So too does our character allow us to understand how the events of our lives form a practical whole. Consider the fact that we have multiple possible actions available to us at any given time: reading philosopystone, saving the world from the minions of Dr. Evil. We cannot do them all simultaneously. We must prioritize among our ends, and choose which one seems best. But which one? Subjectively speaking, the action that appears most choiceworthy to us will depend on our character, on our acquired disposition to see and interpret the world in some ways rather than others. A crook will see opportunities in a jewelry store that a love-struck girl of marriageable age will not, and vice versa. The fact that we easily and regularly choose reading philosophystone over saving the world (say) is explained by our character. Gluttons regularly choose food over justice, cleaning out the buffet while those behind them in line go hungry; fools regularly choose amusement over seriousness, eventually rendering themselves incapable of engaging in serious thought, even when such thought is called for (e.g., at election time). Now human beings have a relatively fixed nature, as does our environment. We can reasonably assume that other human beings are going to desire food, love, honor, power, and knowledge, and given the multiplicity of goods available at any given moment, are going to make choices privileging some of these goods over others throughout their lives. (Very few people, for example, never struggle with their diet, or their sexuality, or their work ethic.) These choices display patterns, and as those patterns become second nature (what Aquinas calls a habitus, a virtue or vice), they give unity and intelligiblity to one’s life insofar as they explain it, identifying its causes.
Aquinas goes so far as to argue that our lives will have an intelligible order, a character, even if we are not ourselves aware of what this character is, or at what end we ultimately aim (q. 1, aa. 6-7). That’s a bit like arguing that every college student has a major even if not all college students are aware of what their major is. We’ll discuss this more in a later post when we discuss what I call the Objection from Mystery to Aquinas’s narrative conception of the person. For a quick illustration of the idea, however, recall that when Dante goes to Hell in the Inferno, he learns that although some souls are surprised by the circle they are place in (some are not), it’s still true every soul chose its circle–its character–in the course of its life. Like heaven, hell is the final interpretation of a person, when a soul receives in purity what it most desired, clearly or obscurely, in life. (C.S. Lewis makes much the same point in The Great Divorce.)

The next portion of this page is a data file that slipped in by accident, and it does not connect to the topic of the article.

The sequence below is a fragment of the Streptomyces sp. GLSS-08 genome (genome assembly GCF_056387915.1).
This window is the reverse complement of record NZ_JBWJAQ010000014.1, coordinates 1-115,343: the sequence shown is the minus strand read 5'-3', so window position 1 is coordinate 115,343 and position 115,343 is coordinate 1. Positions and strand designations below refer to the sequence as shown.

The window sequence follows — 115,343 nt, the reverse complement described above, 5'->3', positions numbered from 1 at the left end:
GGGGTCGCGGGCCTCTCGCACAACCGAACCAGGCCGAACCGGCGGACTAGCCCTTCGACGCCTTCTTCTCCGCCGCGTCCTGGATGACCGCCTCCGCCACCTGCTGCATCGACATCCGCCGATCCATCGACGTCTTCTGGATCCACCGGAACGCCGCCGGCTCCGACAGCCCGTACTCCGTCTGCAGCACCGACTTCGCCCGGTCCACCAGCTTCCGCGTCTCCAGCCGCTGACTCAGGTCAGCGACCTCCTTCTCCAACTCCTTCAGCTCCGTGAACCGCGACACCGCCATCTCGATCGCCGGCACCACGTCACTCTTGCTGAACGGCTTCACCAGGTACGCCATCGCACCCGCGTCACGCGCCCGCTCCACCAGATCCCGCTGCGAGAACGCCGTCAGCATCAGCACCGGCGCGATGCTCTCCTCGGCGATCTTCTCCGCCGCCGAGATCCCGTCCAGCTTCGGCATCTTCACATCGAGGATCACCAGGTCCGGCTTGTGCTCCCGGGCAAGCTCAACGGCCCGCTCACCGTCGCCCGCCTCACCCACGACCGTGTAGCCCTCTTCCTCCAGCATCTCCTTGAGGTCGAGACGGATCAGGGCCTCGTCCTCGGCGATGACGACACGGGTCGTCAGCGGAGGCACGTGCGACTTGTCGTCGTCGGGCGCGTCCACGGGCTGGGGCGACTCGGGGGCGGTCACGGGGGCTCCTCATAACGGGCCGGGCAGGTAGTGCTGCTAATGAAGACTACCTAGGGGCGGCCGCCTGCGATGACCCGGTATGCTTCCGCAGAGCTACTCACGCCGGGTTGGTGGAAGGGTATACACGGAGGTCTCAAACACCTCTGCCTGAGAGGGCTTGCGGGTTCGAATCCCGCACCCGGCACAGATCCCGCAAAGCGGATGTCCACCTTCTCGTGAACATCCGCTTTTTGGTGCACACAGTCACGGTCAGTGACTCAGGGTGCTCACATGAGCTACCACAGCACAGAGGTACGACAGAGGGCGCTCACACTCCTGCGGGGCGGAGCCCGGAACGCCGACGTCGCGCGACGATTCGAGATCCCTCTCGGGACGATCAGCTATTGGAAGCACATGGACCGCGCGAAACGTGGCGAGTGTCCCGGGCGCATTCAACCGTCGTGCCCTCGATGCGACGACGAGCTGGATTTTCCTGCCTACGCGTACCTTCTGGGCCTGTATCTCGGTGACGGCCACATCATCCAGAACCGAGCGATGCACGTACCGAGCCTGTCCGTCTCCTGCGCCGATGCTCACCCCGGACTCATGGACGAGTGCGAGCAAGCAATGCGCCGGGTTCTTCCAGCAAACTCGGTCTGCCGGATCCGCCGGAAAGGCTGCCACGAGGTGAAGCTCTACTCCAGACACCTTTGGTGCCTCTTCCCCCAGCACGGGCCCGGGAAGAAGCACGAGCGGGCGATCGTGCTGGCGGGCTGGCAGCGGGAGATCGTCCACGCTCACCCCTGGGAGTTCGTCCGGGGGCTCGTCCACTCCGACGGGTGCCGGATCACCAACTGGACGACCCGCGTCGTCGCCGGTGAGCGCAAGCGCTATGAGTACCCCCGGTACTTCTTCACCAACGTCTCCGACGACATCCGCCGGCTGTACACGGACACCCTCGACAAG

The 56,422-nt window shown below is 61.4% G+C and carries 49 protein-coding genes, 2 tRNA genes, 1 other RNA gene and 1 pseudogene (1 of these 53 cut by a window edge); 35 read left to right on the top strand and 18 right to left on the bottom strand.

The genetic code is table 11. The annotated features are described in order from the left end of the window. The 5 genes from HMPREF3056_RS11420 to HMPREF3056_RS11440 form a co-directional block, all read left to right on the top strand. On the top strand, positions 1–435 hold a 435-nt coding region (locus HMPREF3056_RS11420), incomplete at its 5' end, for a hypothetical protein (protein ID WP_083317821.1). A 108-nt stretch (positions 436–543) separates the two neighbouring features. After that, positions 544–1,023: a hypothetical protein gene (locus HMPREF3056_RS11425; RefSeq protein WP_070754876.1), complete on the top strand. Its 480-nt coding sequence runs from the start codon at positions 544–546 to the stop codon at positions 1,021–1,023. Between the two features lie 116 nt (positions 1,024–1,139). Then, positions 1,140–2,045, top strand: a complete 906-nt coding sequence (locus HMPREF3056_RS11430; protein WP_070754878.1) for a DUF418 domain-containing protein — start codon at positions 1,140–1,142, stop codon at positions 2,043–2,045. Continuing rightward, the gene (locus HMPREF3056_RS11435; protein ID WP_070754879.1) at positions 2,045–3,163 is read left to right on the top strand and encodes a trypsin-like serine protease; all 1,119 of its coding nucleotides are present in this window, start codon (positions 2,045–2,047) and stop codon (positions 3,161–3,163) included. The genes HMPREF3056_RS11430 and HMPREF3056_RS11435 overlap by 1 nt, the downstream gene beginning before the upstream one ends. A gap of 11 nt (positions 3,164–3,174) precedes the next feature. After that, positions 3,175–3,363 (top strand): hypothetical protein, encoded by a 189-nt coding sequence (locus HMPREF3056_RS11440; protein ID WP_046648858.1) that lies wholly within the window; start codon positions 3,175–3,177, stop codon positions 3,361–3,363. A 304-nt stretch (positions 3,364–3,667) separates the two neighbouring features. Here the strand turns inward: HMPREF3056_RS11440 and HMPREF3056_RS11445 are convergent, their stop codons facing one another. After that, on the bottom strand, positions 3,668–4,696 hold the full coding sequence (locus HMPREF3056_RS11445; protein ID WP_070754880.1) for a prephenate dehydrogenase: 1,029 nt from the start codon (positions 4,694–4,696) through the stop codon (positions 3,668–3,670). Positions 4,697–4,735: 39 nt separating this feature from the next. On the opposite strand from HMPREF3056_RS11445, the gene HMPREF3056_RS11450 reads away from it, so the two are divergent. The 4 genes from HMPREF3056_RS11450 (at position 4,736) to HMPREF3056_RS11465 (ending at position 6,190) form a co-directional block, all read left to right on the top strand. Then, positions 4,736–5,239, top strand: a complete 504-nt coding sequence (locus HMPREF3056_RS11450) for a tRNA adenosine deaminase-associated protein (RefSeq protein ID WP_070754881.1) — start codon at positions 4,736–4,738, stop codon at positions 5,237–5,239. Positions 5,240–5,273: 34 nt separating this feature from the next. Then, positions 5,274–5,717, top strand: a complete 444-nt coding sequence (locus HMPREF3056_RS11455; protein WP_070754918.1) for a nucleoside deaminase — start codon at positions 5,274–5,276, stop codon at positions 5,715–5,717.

Two interesting philosophical asides.
- Aside #1: That final causes make motion intelligible is just as true of intentional action as of unintentional action. It is possible to understand why someone is at the grocery store buying eggs only if one knows the end he has in view: baking a cake, say, or committing teenage vandalism. Likewise, it is possible to understand why some metals conduct electricity only by knowing that conductivity is a standard (rather than chance) effect of running electricity through those metals. Particular efficient causes are only intelligible as efficient causes because they are directed towards some ranges of effects and not others. (See one of Ed Feser’s excellent blog posts on the topic here.) Efficient causality presupposes final causality and is incoherent without it. Miss that point of Thomistic metaphysics, and you’ll end up as confused about billiard balls as Hume was in Enquiry 4-5.
- Aside #2: Attentive readers may note similarities between Aquinas’s arguments here about needing an ultimus finis as a condition for the possibility of attributing intentional unity to a human life and Immanuel Kant’s defense of causality as a transcendental concept required for distinguishing between an objective and subjective order in experience in the Second Analogy in The Critique of Pure Reason, that is, for distinguishing a series of changes happening to one person from a series of changes happening to one object. Perhaps we can use that as grist for a future post.